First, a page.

Invisible Children: Uganda’s child soldiers

A former child soldier - Northern Uganda (photo: Richard Wainwright)
A former child soldier - Northern Uganda (photo: Richard Wainwright)

Yesterday was the first day of hot weather for many of us in the Northeast United States. Like everyone else in the city, I headed outside to take advantage of the sun (though I was the only person in my group truly happy about the temperature soaring above eighty degrees!).

We stumbled upon a well-organized and peaceful demonstration. Youth in their late teens and early twenties were asking for help, rescue, protection, and representation as “victims” of abduction. As it turns out, they were not seeking any assistance themselves – rather, they were speaking out on behalf of Uganda’s child soldiers. Further, they were asking passersby if they knew  of “anybody” who could help spread the word about the plight of these children. The young man we spoke with had just begun his 21st hour of demonstrating for children on the other side of the planet.

So, if you’ve got a platform, use it – right?:

In Uganda, children are regularly abducted by the Lord’s Resistance Army (or LRA) and forced to fight in a bloody civil war that has been raging since the 1980s.

Children in Gulu, Northern Uganda (source: Dateline)
Children in Gulu, Northern Uganda (source: Dateline)

Africa and other parts of the world have complicated and disastrous histories involving the abduction and use of children in war. It is estimated that some 10,000 + children have been forced to fight in Uganda, often placed at the front lines of individual battles.

What can you do?

1 – Learn more about child soldiers and how to help them by visiting the Coalition to Stop the Use of Child Soldiers. There, you can learn about the plight of child soldiers in various regions of the world – including, of course, Uganda.

2 – Once you’re informed, click here for ways to take action.

3 – Learn about survivors like Grace Akallo  , the war in Uganda, and the Invisible Children Movement here.

4 – Host an awareness-raising event in your community, on your campus, or at your local civic center. Click here to learn more.

5 – Stay tuned to this newsfeed for the latest, including ways you can help.

6 – Check out Amnesty International’s comprehensive guide to human rights concerns in Uganda.

Albinos in Tanzania face extreme danger

“I’m on the run because if I’m walking along, someone might cut off my legs. I’m really scared.” – Yusuf, a young albino man in Tanzania

Watch this video to learn about the struggle of albinos in Tanzania. Then, learn more here.

I’ve looked for things to do to help – and am drawing a blank. For example, the video informs us that it’s hard to come up with even basic needs like sunscreen. If you have an idea for getting these kinds of items there – or should you find links to organizations doing political and social action work, post the resource here as a comment. Thanks!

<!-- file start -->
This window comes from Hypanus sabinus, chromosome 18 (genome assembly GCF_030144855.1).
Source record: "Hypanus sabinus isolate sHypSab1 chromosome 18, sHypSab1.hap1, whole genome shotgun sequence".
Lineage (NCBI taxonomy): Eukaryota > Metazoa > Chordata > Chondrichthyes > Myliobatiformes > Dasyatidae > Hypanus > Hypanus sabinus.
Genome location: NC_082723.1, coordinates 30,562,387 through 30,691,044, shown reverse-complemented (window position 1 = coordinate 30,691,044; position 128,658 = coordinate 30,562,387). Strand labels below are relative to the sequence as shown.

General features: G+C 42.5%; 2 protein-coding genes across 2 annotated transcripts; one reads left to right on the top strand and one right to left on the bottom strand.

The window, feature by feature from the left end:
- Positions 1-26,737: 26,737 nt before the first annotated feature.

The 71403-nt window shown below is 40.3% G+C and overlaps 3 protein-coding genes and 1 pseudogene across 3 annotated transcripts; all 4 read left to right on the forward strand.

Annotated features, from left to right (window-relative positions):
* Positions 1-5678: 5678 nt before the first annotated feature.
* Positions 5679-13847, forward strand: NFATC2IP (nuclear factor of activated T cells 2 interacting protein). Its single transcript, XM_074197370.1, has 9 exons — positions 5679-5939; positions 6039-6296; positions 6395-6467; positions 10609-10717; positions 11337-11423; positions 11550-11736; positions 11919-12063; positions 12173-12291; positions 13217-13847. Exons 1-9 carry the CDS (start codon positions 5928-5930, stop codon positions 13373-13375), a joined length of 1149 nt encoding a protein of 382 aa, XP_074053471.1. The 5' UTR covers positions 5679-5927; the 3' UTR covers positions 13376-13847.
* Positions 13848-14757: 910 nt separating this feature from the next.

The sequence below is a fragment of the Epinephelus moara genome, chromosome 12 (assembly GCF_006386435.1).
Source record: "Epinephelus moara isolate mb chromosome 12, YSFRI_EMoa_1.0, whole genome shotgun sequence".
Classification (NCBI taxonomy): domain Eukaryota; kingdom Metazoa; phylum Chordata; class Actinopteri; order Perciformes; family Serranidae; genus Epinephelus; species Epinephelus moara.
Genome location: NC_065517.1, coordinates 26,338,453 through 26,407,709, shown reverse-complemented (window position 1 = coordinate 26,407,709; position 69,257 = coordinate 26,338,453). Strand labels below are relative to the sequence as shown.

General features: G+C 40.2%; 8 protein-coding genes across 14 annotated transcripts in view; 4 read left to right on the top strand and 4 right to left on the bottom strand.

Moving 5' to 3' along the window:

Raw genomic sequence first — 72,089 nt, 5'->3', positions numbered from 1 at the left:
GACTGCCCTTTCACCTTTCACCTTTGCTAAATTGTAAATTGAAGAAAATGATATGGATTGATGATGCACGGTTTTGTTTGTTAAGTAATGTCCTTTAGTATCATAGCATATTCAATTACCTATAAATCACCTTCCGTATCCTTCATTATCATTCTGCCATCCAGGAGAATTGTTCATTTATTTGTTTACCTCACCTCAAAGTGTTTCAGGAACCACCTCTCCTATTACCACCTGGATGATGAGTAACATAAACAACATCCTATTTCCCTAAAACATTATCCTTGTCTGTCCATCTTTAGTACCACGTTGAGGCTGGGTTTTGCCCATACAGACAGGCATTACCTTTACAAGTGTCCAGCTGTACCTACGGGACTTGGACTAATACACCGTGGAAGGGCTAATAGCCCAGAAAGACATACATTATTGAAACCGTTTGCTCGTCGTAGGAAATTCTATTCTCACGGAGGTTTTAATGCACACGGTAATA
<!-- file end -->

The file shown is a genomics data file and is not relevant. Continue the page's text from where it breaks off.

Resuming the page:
Inspirational Muslim – Abdou Bala Marafa, the Emir of Gobir

“As the father of the community of Gobir, when I see a girl married too early, who became fistulous? Who can’t contain her urine, who cannot live in the society, who is really marginalized. I don’t have the right to stay seated and let things continue this way. We have been ignorant for a very long time. Instead of school we marry our daughters and put them in hell. Please women, be wise, send your daughters to school…”

Abdou Bala Marafa, the Emir of Gobir (Niger)

About a week ago, I stumbled upon the story of Abdou Mala Marafa, a tribal chieftan in the African nation of Niger. I learned about his work in the midst of doing some work on those who are working to end child marriage. Sometimes it’s easy to feel that the situation is nothing but grim – but men like this particular tribal leader really do give me hope.

In Niger, child marriage has been a common occurrence. In fact, more than three quarters of Niger’s female children are wed before the age of 18. Read the horrific story of Habiba, whose early pregnancy left her physically impaired and subsequently ostracized.

The West might assume that this is all the fault of the Muslim men in communities like Habiba’s. However, in the case of Niger (and elsehwere in Africa), Islamic leaders have done phenomenal things to protect women and end their suffering.

Abdou Bala Marafa – the Emir (tribal king) of Gobir, Niger – has lead the way in protecting girls from such a fate.  

Abdou Bala Marafa, one of Niger’s most prominent Islamic leaders, has lead the way in the effort to improve the lives of women in his country. He’s pioneered efforts to educate the population about HIV/AIDS, literacy, and more.

But one of his boldest initiatives has been to protect young girls from being married too early. He’s organized the Good Conduct Brigades – a group of trained men (and women!) who travel from village to village not just to educate and organize rallies on the issue of child marriage — but also intervene in cases where a girl is in danger.

They just might be the coolest Muslims on motorcycles I’ve ever heard of.

But, above all, they’re saving lives – in a context that would otherwise look bleak.

Non-Muslims in particular might want to click here to read a Al-Azhar University’s document on the rights and protection of children. It explains how the violation of a child is clearly forbidden in Islam; and how children must be protected.

If interested, click here to learn what you can do to help.